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Mobile User-Interface Design

Designing the Mobile Experience

Smart mobile UIs offer phone, Internet, media, and other PC products/services for work, home, and leisure, enabling users to find, sort, play, and pay. Participants will learn how to make mobile devices more usable, useful, and appealing through key principles, techniques, and a survey of design/usability issues in current products/services.

Tutorial by Aaron Marcus (Aaron Marcus and Associates, Inc.)
8:30am to 5:30pm on Tuesday, May 25, 2010

About the Tutorial

The following is the schedule of events and time allocations:

09:00 Tutorial begins

09:00-09:15 Lecture 0: Introduction to speaker

09:15-10:00 Lecture 1: Mobile UI Design: Intro, Tour, and Summary of Mobile UI Design Books

10:00-10:30 Break

10:30-12:00 Lecture 1: Mobile UI Design: Intro, Tour, and Summary of Mobile UI Design Books, continued

12:00-13:00 Lunch

13:00-13:30 Lecture 2: Asian Technology/Culture in UI Design

13:30-13:45 Lecture 3: Case Study of Asian Mobile/Culture UI Design: Wukong Project

13:45-14:00 Lecture 4: Making Media Metadata Management Fun

14:00-15:00 Lecture 5: MobileTV: an Intro

15:00-15:30 Break

15:30-15:45 Lecture 6: Wrist-Top UI Design

15:45-16:00 Lecture 7: Universal Mobile Sign System UI: LoCoS

16:00-16:30 Lecture 8: User-Centered Design: Case Study

16:30-17:30 Lecture 9: Designing Smartphone Prototype UIs: Case Study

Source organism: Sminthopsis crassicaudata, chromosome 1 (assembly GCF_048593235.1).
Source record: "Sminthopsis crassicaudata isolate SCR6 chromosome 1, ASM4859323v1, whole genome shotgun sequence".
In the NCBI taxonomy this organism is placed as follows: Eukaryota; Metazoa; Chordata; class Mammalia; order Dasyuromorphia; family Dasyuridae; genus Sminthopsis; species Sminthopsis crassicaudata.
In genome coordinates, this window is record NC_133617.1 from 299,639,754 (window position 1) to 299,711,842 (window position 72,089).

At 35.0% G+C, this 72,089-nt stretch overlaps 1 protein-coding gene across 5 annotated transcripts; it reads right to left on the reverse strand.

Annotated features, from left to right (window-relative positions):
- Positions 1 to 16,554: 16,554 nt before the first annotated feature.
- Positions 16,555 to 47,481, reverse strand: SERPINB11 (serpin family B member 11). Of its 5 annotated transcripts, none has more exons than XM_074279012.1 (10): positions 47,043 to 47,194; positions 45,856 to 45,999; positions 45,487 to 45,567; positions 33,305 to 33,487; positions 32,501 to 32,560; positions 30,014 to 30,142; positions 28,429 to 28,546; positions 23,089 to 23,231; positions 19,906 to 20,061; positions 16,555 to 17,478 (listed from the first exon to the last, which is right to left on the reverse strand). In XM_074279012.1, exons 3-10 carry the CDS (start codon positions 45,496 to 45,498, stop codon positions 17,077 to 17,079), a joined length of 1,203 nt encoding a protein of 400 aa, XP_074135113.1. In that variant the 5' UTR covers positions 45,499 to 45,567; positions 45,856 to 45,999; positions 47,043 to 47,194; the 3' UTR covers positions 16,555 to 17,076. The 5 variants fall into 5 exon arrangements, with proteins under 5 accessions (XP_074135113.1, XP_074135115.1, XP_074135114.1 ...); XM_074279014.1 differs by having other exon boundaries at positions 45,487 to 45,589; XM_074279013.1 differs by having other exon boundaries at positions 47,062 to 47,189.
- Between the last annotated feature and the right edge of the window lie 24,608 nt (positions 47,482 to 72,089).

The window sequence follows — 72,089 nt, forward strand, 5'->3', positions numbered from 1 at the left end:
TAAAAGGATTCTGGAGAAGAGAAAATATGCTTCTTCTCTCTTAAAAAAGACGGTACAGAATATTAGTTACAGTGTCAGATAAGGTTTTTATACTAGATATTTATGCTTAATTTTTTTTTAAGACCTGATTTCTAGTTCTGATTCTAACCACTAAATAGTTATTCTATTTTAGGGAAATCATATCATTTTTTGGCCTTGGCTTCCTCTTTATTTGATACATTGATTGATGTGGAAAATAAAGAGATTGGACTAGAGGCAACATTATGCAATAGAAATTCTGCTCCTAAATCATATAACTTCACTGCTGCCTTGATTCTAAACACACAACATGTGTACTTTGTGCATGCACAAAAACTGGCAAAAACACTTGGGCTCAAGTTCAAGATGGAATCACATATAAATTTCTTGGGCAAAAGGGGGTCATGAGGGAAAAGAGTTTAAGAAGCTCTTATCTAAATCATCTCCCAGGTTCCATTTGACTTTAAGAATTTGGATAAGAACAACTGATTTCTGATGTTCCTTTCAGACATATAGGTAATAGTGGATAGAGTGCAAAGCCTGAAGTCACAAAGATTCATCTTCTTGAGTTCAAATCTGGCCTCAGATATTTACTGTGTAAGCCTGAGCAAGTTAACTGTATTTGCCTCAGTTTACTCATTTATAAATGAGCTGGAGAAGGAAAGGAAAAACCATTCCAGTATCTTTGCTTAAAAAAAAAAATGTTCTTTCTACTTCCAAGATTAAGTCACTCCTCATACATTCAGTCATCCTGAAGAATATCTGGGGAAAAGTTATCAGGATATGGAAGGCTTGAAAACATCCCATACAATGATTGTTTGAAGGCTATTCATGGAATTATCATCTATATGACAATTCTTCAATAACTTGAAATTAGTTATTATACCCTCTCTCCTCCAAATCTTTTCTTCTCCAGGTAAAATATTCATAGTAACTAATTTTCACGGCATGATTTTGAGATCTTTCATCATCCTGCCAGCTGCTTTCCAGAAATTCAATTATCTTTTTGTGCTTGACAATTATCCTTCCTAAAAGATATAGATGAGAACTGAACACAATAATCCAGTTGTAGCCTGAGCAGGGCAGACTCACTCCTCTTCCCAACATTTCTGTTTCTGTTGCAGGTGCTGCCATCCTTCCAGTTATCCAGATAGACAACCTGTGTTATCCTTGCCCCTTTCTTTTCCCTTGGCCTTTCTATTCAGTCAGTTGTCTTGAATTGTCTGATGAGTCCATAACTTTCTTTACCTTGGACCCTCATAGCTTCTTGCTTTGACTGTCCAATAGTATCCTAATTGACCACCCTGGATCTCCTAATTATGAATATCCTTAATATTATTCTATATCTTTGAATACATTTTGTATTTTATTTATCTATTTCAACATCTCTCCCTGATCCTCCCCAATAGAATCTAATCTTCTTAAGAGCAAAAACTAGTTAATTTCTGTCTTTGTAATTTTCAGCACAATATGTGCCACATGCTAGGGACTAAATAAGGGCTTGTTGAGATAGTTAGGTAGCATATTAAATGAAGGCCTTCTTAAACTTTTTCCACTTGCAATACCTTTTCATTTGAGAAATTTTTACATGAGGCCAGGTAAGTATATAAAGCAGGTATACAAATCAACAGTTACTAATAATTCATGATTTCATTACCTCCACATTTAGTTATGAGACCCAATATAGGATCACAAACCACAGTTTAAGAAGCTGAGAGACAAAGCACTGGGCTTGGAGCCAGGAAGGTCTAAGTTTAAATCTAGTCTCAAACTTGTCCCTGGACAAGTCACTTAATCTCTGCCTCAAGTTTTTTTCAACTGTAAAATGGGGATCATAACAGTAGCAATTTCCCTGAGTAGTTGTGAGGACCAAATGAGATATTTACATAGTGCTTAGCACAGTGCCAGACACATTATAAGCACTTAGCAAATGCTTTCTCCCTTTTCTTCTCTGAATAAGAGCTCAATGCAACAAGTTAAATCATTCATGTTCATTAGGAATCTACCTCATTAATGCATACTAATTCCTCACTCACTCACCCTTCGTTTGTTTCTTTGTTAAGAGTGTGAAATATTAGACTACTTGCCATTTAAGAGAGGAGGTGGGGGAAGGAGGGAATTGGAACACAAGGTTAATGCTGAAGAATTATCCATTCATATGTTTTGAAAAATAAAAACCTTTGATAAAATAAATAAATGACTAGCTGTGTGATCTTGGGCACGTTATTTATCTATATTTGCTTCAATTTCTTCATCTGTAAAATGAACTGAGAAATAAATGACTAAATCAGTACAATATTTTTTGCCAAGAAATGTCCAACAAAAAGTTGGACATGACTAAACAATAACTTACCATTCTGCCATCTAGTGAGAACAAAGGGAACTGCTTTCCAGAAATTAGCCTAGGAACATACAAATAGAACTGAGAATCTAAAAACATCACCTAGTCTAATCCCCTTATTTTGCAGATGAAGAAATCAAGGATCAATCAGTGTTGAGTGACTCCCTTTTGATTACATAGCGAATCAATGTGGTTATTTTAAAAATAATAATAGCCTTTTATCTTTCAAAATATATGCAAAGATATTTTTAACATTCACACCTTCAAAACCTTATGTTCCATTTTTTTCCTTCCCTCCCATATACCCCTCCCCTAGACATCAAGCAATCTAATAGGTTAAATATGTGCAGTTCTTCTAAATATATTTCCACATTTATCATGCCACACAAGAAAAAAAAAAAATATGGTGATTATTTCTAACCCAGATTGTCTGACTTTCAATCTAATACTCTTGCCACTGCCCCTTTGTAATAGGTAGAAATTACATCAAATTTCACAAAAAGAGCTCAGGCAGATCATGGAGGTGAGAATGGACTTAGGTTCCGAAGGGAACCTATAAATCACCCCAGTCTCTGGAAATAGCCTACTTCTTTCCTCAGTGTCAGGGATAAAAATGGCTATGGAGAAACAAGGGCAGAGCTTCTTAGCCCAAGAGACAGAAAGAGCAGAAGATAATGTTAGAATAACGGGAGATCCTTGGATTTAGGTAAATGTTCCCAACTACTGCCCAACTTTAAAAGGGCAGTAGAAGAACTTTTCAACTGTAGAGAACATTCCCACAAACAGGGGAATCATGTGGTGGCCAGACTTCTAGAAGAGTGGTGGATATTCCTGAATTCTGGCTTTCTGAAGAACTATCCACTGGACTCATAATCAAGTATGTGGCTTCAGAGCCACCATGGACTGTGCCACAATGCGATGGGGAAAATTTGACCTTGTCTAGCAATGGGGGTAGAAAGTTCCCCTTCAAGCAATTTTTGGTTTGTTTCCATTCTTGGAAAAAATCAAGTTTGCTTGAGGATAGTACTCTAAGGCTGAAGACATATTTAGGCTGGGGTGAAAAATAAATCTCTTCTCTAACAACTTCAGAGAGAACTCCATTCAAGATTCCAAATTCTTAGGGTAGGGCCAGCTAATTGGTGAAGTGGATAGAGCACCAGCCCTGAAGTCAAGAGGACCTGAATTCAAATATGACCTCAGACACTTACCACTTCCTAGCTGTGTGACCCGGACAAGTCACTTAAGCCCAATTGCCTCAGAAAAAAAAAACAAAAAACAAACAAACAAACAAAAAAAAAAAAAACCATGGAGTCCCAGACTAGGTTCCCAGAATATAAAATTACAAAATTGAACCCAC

17:30 pm Tutorial ends

Detailed Description and Allocation of Time: Lecture 0: Introduction to instructor and tutorial (15 minutes) Introduces the presenter, schedule, procedures, and objectives.

Lecture 1: Mobile UI Design: Intro, Tour and Book Summary (135 minutes) Introduces key terminology and concepts regarding the user-interface development process (planning, research, analysis, design, implementation, evaluation, documentation, training, and maintenance) and user-interface components (metaphors, mental models, navigation, interaction, and appearance). We also introduce key issues for mobile user interfaces in terms of challenges of limited space, multimodal interaction, multiple contents, multiple use environments, and the wide range of user types. We tour current products (navigation, phone, PDA, wrist-top, etc.) and discuss how they are/are not providing adequate usability, usefulness, and appeal. We introduce branding, cross-cultural communication, and information-visualization challenges. We summarize key sections of two leading books about mobile UI design:

Jones, Matt, and Marsden, Gary, Mobile Interaction Design: